Good morning! Here’s what you need to know as the clock ticks down to the weekend…
1. FOUR POINT TWO PER CENT. The US economy had a roaring Q2, with GDP growth for the quarter being revised up to 4.2%, largely driven by a rapid rise in business investment. This has been one of the missing parts of the US recovery – after a long period of using cash for things like stock buybacks in amid an uncertain outlook, companies are finally shelling out for new plant and equipment in a spending boom. Fixed investment was up 8.4% for the quarter, much stronger than the initial 5.5% estimate.
2. Stocks fell, though, with headlines of escalations in the Ukraine (more below) seeing investors reduce some risk. The Dow and the S&P 500 were both off 0.2% while the Nasdaq was down 0.3%. It follows losses across the Asian markets yesterday, with Shanghai down 0.6% to 2,196 (a big technical break), the Nikkei off 0.5% and the Hang Seng down 0.7%. The ASX was down 0.5% yesterday and futures are pointing to a slightly lower start as well.
3. Russia’s invasion of Ukraine. NATO released satellite images overnight showing what it says are Russian military formations inside Ukraine – putting the lie to Russian claims that its soldiers in the area are there of their own free will. Here’s one of the images, which shows guns allegedly pointing North towards Ukrainian-controlled territory, with support vehicles. It certainly doesn’t look like a bunch of guys on holiday.
4. The Qantas conundrum. Some observers were bewildered early yesterday to see the airline’s share price climbing – up 8% at one point and closing up 7% for the session – after the company booked a record $2.8 billion statutory loss. Basically the market has bought the management’s message that the company is about to return to profit, “barring factors beyond our control”, and that its transformation program is underway. There are a few problems here, not least the currency risk – a fall in the Aussie would drive up the already soaring fuel bill. But really what needs to be understood about much of the commentary is how many people hate Alan Joyce’s guts. He has overseen a tumultuous period for the airline, including shutting the whole thing down on a Melbourne Cup weekend, and led a failed lobbying attempt for a dramatic government intervention to save the airline which has only resulted in some tinkering with the Qantas Sale Act. The last six months have seen record losses and the instigation of a mass redundancy scheme. He’s still there, though, and if he can restore profitability in the next six months it will be quite an achievement.
5. Virgin Australia’s results are out this morning, and the airline that joined Qantas in the crushing capacity war over the last year has posted a $212 million underlying loss for the year, with the statutory loss tripling to $356 million for the year. It’s in line with expectations. The airline also announced the sale of 35% of its Velocity loyalty program to Affinity Equity Partners – an interesting move considering that many were expecting Qantas to float or sell around the same amount of its loyalty program, but they bottled it.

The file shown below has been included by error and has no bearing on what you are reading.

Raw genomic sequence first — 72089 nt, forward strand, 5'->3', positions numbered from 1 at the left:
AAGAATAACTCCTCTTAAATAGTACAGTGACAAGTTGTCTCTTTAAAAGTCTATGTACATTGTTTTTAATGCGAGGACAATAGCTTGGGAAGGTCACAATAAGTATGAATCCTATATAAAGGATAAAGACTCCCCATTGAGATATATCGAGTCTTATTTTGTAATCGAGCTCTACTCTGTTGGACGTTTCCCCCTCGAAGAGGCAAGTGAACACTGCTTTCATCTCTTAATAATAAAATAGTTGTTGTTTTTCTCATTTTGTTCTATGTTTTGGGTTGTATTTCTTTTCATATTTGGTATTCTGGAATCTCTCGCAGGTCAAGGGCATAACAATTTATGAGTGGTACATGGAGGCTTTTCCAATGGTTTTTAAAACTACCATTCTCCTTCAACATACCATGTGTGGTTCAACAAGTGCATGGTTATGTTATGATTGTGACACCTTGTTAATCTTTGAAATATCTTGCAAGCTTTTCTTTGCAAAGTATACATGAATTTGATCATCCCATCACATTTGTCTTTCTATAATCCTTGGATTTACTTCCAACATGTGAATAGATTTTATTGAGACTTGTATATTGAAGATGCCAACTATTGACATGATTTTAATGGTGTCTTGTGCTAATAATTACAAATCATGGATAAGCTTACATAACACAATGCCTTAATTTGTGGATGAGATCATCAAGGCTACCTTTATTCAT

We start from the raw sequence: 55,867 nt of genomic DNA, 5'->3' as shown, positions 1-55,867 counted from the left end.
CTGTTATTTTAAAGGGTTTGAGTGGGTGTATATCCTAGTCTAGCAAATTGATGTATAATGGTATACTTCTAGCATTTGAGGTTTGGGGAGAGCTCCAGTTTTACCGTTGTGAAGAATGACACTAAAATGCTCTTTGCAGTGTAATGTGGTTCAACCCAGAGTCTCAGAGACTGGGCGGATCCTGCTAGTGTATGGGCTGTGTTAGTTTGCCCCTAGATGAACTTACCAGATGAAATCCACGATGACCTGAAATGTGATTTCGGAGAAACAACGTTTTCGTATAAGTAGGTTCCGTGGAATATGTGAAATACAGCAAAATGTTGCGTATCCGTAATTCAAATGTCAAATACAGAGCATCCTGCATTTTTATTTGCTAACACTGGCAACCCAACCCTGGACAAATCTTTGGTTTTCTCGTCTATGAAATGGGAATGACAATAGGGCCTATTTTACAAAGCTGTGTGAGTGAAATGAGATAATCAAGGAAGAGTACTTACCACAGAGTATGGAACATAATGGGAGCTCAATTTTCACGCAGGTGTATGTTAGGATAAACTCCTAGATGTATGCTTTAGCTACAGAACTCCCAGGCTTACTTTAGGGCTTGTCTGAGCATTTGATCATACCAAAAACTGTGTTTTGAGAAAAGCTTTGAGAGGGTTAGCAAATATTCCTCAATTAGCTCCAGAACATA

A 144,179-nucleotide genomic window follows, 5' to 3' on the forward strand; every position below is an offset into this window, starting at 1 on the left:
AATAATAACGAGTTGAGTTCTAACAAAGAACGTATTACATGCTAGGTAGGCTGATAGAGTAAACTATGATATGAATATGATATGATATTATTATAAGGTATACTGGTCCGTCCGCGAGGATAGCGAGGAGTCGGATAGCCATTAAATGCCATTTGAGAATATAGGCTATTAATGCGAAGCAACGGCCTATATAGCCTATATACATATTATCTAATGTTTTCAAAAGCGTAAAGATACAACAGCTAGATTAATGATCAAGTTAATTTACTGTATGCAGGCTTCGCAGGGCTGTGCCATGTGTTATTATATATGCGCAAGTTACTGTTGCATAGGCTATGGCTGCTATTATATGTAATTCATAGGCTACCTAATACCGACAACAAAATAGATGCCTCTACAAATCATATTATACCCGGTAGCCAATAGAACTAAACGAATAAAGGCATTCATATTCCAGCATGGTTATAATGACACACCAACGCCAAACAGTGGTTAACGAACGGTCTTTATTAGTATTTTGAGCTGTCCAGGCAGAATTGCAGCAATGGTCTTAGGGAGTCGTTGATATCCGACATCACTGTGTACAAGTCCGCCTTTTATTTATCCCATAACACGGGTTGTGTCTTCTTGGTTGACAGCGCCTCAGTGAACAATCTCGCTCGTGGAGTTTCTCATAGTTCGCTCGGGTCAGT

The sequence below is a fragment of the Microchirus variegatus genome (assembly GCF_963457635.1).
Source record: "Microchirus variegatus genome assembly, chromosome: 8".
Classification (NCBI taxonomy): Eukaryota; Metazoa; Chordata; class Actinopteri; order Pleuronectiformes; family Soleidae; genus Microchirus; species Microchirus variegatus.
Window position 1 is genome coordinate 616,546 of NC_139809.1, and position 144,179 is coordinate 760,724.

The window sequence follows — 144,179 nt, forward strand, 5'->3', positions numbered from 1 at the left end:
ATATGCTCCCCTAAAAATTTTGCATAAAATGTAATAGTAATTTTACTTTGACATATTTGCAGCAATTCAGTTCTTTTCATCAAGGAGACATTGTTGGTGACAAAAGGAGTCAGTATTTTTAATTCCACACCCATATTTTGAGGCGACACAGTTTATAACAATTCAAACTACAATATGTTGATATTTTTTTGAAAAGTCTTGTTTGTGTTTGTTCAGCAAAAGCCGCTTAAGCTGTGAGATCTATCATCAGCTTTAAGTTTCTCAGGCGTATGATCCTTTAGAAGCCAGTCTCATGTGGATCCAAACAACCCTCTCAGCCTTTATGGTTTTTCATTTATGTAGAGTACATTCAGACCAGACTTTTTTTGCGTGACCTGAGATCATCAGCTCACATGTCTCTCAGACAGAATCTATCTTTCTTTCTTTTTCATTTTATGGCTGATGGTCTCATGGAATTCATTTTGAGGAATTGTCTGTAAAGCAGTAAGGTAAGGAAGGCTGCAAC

6. Next week is epic for the Australian economy. It has been a quieter couple of weeks but from early next week we get a deluge: the Reserve Bank September interest rate decision and statement on Tuesday, the Q2 GDP data on Wednesday, and retail sales on Thursday. There’s also the local and global PMIs and the ECB decision, and then the US jobs report on Friday night.
7. Twitter has analytics for everyone. The social platform has opened universal access to its analytics engine, which allows you to see how many people saw your tweets over a given period, and which tweets were successful. Jim Edwards takes it for a test run here. It’s simple to use; it also, strategically, helps Twitter show the reach of its platform and gives an incentive for better content – two areas the company is struggling to convince investors that it can continue to grow.
8. Cheap foreign labour is back. The Australian government wants to let businesses hire foreign workers at rates 10% cheaper than local workers for projects where they struggle to find people in regional areas. It will initially apply to Darwin but be rolled out to other areas suffering skills shortages, according to a report in The Australian. You won’t need to look far today to find some poorly thought-through outrage.
9. “Google Dorking” is a thing, and it matters to business. The new term refers to using some of Google’s advanced search features to dig up information that doesn’t get surfaced in normal searchers. The US government has been warning businesses about the kinds of information that could be found about companies, their customers, or their staff through some Google Dorking.
10. Finally, Brad Pitt and Angelina Jolie are married. On Saturday, in a sneaky ceremony in a wine chateau in the south of France, Hollywood’s biggest couple tied the knot. Even Jolie’s dad, movie legend Jon Voight, didn’t know. The pair got their marriage license in California and the ceremony has been dubbed “a family affair” with all the Brangelina kids involved.
Bonus item: There’s lots of research now on how to pick the best photos for your online dating profile. Here’s the best of it, with a sample below. You’re welcome.
Have a cracking weekend. I’m on Twitter: @colgo
NOW WATCH: Briefing videos
Business Insider Emails & Alerts
Site highlights each day to your inbox.